Suu Kyi Calls on Burma Army Members to Sign Constitutional Reform Petition
BURMA

Suu Kyi Calls on Army Members to Sign Constitutional Reform Petition

Aung San Su Kyi gives a speech on constitutional reform in Rangoon to thousands of supporters on May 17. (Photo: JPaing/Irrawaddy)

RANGOON — Burma’s main opposition leader Aung San Suu Kyi has urged members of the military to support a nationwide petition to reform the country’s undemocratic Constitution.

For many months the National League for Democracy (NLD) chairwoman has been calling for amendments to the military-drafted charter, which was adopted following a flawed referendum under the previous junta in 2008.

On Tuesday, her party and the 88 Generation Peace and Open Society began a petition campaign to gather public support for reforming the charter’s Article 436. “We are doing something to change the future of our country. Please urge anyone in your community to join it. Please do it,” Suu Kyi said at the start of the two-month petition period.

She said members of the Burma Army, which numbers between 300,000 and 400,000 soldiers, should also sign the petition and support change in their country.

“I want to urge army men to sign it because as the country’s employees they have right to sign it too,” Suu Kyi said, adding that support from military lawmakers in Parliament is also imperative to achieving charter reform.

A quarter of Burma’s parliamentary seats are reserved for military officers, in accordance with the Constitution. They are routinely replaced and have to vote on orders of Commander-in-Chief Min Aung Hlaing.

Suu Kyi’s party and ethnic opposition parties hold a small number of seats in Parliament. The rest are controlled by the Union Solidarity and Development Party (USDP), which comprises members of the former junta.

The Constitution’s Article 436 states that key amendments to the charter can only take place if more than 75 percent of Parliament supports it—a provision that gives the military a de facto veto.

Suu Kyi challenged the notion that army MPs should vote in accordance with their commander’s orders and said, “any change to the charter is totally dependent on a person’s wish and whether he wants to change [the Constitution] or not.”

Wai Lin, a Lower House military lawmaker, said in a reaction that only military MPs on the parliamentary committee for constitutional reform could decide whether or not Burma Army members could support Suu Kyi’s petition.

“We need a discussion with them on whether [soldiers can] join or not join the petition,” he told The Irrawaddy.

The charter remains unpopular among the Burmese public as it grants political powers to the military and immunity for crimes committed under the junta, and because Article 59 (f) prevents Suu Kyi from becoming president because her children are British nationals.

The government has shown signs of increasing nervousness over Suu Kyi’s call on the public to support reform. On May 18, the Union Election Commission (UEC) issued a warning to Suu Kyi over her challenge to the country’s military to amend the charter, saying she was “speaking outside of the boundaries of the Constitution.”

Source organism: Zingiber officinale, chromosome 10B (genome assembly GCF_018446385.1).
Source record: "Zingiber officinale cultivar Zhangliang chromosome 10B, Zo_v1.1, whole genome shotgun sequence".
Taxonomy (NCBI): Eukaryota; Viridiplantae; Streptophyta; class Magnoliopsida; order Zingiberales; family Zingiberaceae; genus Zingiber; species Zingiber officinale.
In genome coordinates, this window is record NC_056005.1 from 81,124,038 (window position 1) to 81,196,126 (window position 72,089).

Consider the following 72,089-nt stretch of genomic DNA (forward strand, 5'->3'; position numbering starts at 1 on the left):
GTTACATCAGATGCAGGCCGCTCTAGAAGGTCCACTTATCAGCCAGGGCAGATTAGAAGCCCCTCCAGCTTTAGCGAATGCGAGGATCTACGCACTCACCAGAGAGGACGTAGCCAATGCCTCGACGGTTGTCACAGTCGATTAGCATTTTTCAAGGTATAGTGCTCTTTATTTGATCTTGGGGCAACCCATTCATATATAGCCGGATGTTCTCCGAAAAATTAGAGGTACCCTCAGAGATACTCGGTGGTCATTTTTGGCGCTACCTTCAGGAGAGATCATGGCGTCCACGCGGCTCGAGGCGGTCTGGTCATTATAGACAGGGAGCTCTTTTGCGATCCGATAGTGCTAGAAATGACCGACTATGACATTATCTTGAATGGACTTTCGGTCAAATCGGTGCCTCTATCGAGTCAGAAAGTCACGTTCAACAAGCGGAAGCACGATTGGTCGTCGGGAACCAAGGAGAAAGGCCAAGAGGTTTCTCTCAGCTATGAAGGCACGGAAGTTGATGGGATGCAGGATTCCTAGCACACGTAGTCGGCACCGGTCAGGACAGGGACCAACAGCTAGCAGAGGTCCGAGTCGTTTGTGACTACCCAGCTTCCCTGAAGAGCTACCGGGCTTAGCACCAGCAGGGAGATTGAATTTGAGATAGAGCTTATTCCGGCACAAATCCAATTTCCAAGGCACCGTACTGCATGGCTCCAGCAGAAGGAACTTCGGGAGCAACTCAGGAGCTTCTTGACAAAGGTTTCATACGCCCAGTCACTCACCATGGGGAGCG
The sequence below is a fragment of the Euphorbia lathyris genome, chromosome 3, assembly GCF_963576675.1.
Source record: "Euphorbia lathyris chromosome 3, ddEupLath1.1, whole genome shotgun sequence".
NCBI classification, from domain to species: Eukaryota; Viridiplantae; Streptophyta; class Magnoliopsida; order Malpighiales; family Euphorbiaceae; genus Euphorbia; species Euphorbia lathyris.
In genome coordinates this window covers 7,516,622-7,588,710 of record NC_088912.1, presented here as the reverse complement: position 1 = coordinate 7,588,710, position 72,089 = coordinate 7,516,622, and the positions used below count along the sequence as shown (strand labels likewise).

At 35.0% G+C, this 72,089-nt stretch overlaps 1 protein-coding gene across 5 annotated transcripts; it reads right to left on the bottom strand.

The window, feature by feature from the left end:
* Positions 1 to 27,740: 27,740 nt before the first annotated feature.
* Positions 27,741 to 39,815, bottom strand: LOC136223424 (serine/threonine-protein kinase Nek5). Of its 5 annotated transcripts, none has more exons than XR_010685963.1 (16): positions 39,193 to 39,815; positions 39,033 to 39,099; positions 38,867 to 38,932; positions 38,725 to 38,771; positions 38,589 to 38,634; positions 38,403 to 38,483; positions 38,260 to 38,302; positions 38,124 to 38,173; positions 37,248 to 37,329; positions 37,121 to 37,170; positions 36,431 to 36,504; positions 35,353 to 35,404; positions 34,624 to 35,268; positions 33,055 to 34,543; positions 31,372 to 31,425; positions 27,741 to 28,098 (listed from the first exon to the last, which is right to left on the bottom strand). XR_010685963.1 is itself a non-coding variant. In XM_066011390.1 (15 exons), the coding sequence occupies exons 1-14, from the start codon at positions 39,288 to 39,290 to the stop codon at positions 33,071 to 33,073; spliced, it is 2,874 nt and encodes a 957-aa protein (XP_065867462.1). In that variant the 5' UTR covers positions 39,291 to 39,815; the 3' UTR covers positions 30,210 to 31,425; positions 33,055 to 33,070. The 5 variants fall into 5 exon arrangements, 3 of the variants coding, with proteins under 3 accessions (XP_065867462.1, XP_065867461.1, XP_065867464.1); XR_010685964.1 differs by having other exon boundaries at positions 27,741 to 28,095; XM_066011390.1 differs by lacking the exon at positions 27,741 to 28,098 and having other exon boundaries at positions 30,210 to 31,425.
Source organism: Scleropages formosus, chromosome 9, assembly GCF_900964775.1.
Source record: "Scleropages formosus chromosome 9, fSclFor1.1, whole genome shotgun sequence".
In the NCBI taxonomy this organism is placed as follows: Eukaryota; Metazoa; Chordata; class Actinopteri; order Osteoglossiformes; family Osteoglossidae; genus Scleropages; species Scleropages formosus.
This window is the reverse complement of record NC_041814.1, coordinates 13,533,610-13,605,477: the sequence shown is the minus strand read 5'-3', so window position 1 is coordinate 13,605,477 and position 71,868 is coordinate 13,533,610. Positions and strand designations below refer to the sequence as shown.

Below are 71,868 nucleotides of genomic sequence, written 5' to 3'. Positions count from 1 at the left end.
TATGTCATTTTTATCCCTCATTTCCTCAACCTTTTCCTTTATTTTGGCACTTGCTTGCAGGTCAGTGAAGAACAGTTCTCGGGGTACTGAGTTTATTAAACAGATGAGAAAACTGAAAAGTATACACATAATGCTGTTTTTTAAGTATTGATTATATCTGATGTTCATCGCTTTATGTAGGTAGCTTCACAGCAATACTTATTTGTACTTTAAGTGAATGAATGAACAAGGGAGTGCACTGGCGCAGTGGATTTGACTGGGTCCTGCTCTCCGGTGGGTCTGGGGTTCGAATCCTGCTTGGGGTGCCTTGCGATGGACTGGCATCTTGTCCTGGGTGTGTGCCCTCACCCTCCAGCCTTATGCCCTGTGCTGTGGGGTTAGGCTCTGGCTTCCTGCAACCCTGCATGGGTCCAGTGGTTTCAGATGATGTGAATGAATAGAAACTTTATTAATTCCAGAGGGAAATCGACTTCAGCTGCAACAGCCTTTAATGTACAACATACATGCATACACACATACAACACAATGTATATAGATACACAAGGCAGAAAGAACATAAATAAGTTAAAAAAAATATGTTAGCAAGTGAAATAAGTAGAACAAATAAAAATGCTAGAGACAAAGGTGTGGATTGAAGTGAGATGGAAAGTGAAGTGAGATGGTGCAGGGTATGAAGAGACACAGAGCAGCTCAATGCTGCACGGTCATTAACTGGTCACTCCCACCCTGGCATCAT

In February, President Thein Sein sent a secret directive to all top government officials warning them to prepare for unrest because of a public campaign to amend the charter would gather steam this year.


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4 Responses to Suu Kyi Calls on Army Members to Sign Constitutional Reform Petition

  1. Soldiers better join the people’s movement if they are defending the people. People rose up against dictators who misused soldiers to protect their own power and their own wealth. Soldiers who have noble hearts and souls must come out sign the petition. Suu Kyi will not live forever. So, amending constitution is so important that we better stand up with Suu Kyi and 88gpos to build the bright future for Next generations. Dishonest and self serving regime tries to hold on to power endlessly. Regime cares about for themselves while Suu Kyi has been fighting and sacrificing her own life for all of us. So, ordinary soldiers who are suffering and regarded as regime’s dogs must come out and sign the petition in order to let themselves free from regime’s slavery.

    • 100% agree
      If soldiers come out to sign for all people “will”, those soldiers are good to be mature enough, are no more child soldiers.

  2. True patriotic Soldiers, along with the people, must dare to hope, and dare to come up and show up what you want.
    The generals won’t live forever. Neither will Daw Aung San Suu Kyi. Neither will you nor anybody for that matter. But posterity lives on. and they must live on, unchained, free and unafraid.
    You must give a hand to your parents, brothers and sisters, and all others so that we gain freedom from the terrible authoritarian rulers, the super-rich generals and their cronies.

  3. if soldiers sign for DASSK, they are good to be mature enough. Otherwise, soldiers are childish by Fox than shwe.

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